CSAT can provide information about specific customer interactions, but like NPS, it may not necessarily pinpoint underlying customer experience issues and trends. There is also potential ambiguity in what a good or a bad score is because of wide-ranging benchmark data across various business industries and categories. Because it focuses more on emotion than intention, CSAT is also not very effective in determining whether or not a customer will recommend your business to their friends and family. 

Customer Effort Score

Customer Effort Score (CES) is used to measure how much effort customers have put into their experiences or interactions with your company.

Questions designed to measure CES usually are phrased like this: 

“Did the company make it easy for you to handle your issue?”, or “How much effort did you have to make for your request to be handled?”

Customers may then respond on a 5- or 7-point scale, and scores are calculated simply by getting the average of all the collected responses. Reducing customer effort can be a valuable marketing investment that makes your brand stand out in a sea of unaccommodating, not-very-helpful competitors.

As Forbes’ Blake Morgan wrote, “Today’s customers are busy and don’t want to have to jump through hoops to get the help they need, especially if a product breaks or they have issues with a service. Reducing customer effort makes life easier for customers and improves their impression of the brand and their overall customer experience.”

Why is it useful?

CES provides highly actionable information about your customers, and is more accurate in predicting customer loyalty than CSAT. It is also often a great predictor of future purchase behavior and referrals. 

What to watch out for

Unlike NPS, CES does not provide segmentation by type of customer. It also does not provide a great deal of information about a customer’s overall brand perception or overall relationship with your business.

Churn Rate

Customer churn or attrition is defined as the loss of clients or customers and is also one of the first and most obvious indicators of customer dissatisfaction.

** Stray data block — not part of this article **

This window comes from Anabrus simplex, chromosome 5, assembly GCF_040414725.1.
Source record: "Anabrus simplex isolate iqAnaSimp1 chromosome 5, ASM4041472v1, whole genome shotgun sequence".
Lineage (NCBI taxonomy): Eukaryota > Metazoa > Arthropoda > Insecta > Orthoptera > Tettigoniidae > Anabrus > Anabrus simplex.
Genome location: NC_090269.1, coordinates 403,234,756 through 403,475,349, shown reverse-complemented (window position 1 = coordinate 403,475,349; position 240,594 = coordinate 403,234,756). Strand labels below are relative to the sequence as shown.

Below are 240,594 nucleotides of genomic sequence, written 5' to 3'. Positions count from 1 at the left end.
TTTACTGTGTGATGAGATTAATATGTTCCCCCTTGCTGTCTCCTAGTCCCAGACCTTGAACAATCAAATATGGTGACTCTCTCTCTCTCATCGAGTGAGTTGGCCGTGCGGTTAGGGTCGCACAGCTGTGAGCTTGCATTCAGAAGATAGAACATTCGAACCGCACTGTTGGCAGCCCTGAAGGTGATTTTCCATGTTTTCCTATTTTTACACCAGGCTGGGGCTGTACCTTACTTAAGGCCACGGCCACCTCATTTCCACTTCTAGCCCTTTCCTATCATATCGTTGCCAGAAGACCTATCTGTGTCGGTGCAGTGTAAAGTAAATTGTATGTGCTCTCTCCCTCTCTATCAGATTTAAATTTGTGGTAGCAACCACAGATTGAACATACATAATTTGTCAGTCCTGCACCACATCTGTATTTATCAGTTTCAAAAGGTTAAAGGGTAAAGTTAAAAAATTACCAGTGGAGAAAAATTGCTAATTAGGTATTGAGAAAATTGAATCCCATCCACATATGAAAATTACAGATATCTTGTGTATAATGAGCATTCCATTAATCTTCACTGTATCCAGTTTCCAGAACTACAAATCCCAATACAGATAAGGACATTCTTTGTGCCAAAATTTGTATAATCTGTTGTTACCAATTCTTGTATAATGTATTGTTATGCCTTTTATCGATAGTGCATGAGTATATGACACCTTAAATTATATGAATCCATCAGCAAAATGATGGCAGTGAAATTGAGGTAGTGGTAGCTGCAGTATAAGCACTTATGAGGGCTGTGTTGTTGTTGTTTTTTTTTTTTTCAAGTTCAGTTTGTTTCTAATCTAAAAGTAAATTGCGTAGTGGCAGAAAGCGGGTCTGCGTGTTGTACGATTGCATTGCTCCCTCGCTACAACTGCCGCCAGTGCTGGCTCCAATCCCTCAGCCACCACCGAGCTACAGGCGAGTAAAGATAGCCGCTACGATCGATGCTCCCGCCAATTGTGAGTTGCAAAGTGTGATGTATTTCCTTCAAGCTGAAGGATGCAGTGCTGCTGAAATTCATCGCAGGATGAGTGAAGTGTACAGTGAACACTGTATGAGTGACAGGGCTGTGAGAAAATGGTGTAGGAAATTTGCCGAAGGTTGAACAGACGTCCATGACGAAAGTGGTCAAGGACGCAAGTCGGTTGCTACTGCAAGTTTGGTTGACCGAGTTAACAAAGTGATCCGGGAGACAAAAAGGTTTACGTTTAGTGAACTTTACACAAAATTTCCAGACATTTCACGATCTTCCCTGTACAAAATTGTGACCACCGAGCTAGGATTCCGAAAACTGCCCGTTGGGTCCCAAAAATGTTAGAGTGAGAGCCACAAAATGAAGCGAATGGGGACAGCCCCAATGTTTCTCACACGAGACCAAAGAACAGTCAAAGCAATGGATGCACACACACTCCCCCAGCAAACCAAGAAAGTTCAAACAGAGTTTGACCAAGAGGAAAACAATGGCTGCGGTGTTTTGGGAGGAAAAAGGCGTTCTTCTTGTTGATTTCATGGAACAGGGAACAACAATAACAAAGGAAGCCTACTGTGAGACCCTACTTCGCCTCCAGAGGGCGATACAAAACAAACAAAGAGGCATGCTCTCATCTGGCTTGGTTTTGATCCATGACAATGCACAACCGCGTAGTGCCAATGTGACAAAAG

This makes churn rate one of your most important customer satisfaction metrics; it is especially critical if your business model is subscription-based (example: software companies and membership-based services).

Remember: it’s easier (and cheaper) to retain customers than acquire new customers.

Tracking churn rate will allow you to see and apply new ways to handle the challenging situation of customers cancelling their plans or subscriptions as well as to overcome other roadblocks to fostering customer loyalty.

Businesses that consistently keep an eye on this metric are also better at predicting if and when a customer is at risk of churning, so that they can take the next step and close the loop with at-risk customers.

Why is it useful?

Churn rate is a very useful metric for identifying trends in customer satisfaction. Tracking this over time, or based on customer-facing changes you make (pricing updates, loyalty programs, feature rollout, brand messaging changes, etc.) can also be insightful for determining what influences customer behavior and decision-making.  

What to watch out for

As a customer satisfaction metric, churn rate does not necessarily provide information on which customers you’re losing (high-value customers, low-value customers, etc.). 

Online Reviews and Ratings

One of the best ways to achieve an accurate understanding of how satisfied your customers are is to track your business’ online reviews and ratings, such as those posted on sites like Yelp, Google, Facebook, and TripAdvisor.

The rating systems of online review sites vary, so numbers and scores aren’t readily or immediately benchmarkable. However, reviews are a powerful way to tap into the voice of the customer and collect actionable information about the customer experience.

An increasing number of data-driven companies are also embracing text analytics and sentiment analysis tools and techniques in order to look beyond star ratings and get more out of unstructured data found in online reviews. This allows for sentiment measurement and the insight to understand the underlying reasons why a customer might be dissatisfied or why a customer would choose not to recommend the company.

Why is it useful?

Online reviews and ratings are a great source not only of customer satisfaction information, but also of reputational data. 

What to watch out for

Like the others listed above, online reviews and ratings can provide truly actionable information when used with other metrics. As mentioned above, rating systems also vary, so it can be challenging to try to standardize scores and numerical data. It can also be difficult to monitor and analyze reviews manually, especially for larger organizations with multiple business locations. To drive efficiency, it’s best to invest in review management software.  

Final Thoughts

Are you delivering experiences that satisfy your customers? How seamless and effective are the interactions customers have with you, across various platforms and throughout the stages of their journey? Is your customer service doing justice to your brand, or harming it?

The key to finding the answers to these types of questions lies in your ability to track customer satisfaction metrics. When utilized appropriately, along with your organization’s commitment to putting customers first, these metrics will give you the leverage you need to deliver customer experiences that satisfy and delight.